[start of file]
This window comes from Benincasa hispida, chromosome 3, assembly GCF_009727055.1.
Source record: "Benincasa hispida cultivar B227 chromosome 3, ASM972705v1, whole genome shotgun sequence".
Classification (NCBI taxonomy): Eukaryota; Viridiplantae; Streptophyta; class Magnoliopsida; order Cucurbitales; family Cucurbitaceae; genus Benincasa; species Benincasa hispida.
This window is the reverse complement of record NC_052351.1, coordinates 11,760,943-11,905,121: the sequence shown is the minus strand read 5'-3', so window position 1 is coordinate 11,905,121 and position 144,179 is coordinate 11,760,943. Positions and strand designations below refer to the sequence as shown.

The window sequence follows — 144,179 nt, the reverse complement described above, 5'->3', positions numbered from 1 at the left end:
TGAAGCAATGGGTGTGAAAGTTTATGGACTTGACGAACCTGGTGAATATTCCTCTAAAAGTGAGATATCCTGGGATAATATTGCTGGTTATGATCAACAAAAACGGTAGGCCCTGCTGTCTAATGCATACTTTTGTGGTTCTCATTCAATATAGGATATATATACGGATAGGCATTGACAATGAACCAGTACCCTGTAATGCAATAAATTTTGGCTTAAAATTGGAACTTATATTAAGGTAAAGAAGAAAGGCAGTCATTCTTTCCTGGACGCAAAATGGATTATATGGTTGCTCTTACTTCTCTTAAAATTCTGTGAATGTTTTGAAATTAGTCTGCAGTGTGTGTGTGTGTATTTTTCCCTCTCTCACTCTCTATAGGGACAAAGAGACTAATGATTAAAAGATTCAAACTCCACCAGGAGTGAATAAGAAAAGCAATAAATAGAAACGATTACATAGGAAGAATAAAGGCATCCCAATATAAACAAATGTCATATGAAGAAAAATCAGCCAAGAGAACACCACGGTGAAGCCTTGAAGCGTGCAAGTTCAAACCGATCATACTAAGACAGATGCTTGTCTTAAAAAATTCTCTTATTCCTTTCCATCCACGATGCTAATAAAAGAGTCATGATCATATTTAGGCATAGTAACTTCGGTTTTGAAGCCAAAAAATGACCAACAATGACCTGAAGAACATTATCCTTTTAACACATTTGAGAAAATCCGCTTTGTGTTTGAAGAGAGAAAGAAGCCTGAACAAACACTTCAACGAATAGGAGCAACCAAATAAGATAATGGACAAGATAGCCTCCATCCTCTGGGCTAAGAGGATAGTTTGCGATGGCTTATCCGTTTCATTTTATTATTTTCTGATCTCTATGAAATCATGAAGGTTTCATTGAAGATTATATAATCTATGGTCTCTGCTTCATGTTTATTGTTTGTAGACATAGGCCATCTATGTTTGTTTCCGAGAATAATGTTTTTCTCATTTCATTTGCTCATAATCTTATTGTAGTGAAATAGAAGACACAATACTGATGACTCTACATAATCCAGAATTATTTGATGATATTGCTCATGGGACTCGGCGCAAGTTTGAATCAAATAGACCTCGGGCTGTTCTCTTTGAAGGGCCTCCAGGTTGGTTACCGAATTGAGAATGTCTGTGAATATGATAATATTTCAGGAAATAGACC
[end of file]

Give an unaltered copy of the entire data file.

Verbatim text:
This window comes from Benincasa hispida, chromosome 3, assembly GCF_009727055.1.
Source record: "Benincasa hispida cultivar B227 chromosome 3, ASM972705v1, whole genome shotgun sequence".
Classification (NCBI taxonomy): Eukaryota; Viridiplantae; Streptophyta; class Magnoliopsida; order Cucurbitales; family Cucurbitaceae; genus Benincasa; species Benincasa hispida.
This window is the reverse complement of record NC_052351.1, coordinates 11,760,943-11,905,121: the sequence shown is the minus strand read 5'-3', so window position 1 is coordinate 11,905,121 and position 144,179 is coordinate 11,760,943. Positions and strand designations below refer to the sequence as shown.

The window sequence follows — 144,179 nt, the reverse complement described above, 5'->3', positions numbered from 1 at the left end:
TGAAGCAATGGGTGTGAAAGTTTATGGACTTGACGAACCTGGTGAATATTCCTCTAAAAGTGAGATATCCTGGGATAATATTGCTGGTTATGATCAACAAAAACGGTAGGCCCTGCTGTCTAATGCATACTTTTGTGGTTCTCATTCAATATAGGATATATATACGGATAGGCATTGACAATGAACCAGTACCCTGTAATGCAATAAATTTTGGCTTAAAATTGGAACTTATATTAAGGTAAAGAAGAAAGGCAGTCATTCTTTCCTGGACGCAAAATGGATTATATGGTTGCTCTTACTTCTCTTAAAATTCTGTGAATGTTTTGAAATTAGTCTGCAGTGTGTGTGTGTGTATTTTTCCCTCTCTCACTCTCTATAGGGACAAAGAGACTAATGATTAAAAGATTCAAACTCCACCAGGAGTGAATAAGAAAAGCAATAAATAGAAACGATTACATAGGAAGAATAAAGGCATCCCAATATAAACAAATGTCATATGAAGAAAAATCAGCCAAGAGAACACCACGGTGAAGCCTTGAAGCGTGCAAGTTCAAACCGATCATACTAAGACAGATGCTTGTCTTAAAAAATTCTCTTATTCCTTTCCATCCACGATGCTAATAAAAGAGTCATGATCATATTTAGGCATAGTAACTTCGGTTTTGAAGCCAAAAAATGACCAACAATGACCTGAAGAACATTATCCTTTTAACACATTTGAGAAAATCCGCTTTGTGTTTGAAGAGAGAAAGAAGCCTGAACAAACACTTCAACGAATAGGAGCAACCAAATAAGATAATGGACAAGATAGCCTCCATCCTCTGGGCTAAGAGGATAGTTTGCGATGGCTTATCCGTTTCATTTTATTATTTTCTGATCTCTATGAAATCATGAAGGTTTCATTGAAGATTATATAATCTATGGTCTCTGCTTCATGTTTATTGTTTGTAGACATAGGCCATCTATGTTTGTTTCCGAGAATAATGTTTTTCTCATTTCATTTGCTCATAATCTTATTGTAGTGAAATAGAAGACACAATACTGATGACTCTACATAATCCAGAATTATTTGATGATATTGCTCATGGGACTCGGCGCAAGTTTGAATCAAATAGACCTCGGGCTGTTCTCTTTGAAGGGCCTCCAGGTTGGTTACCGAATTGAGAATGTCTGTGAATATGATAATATTTCAGGAAATAGACC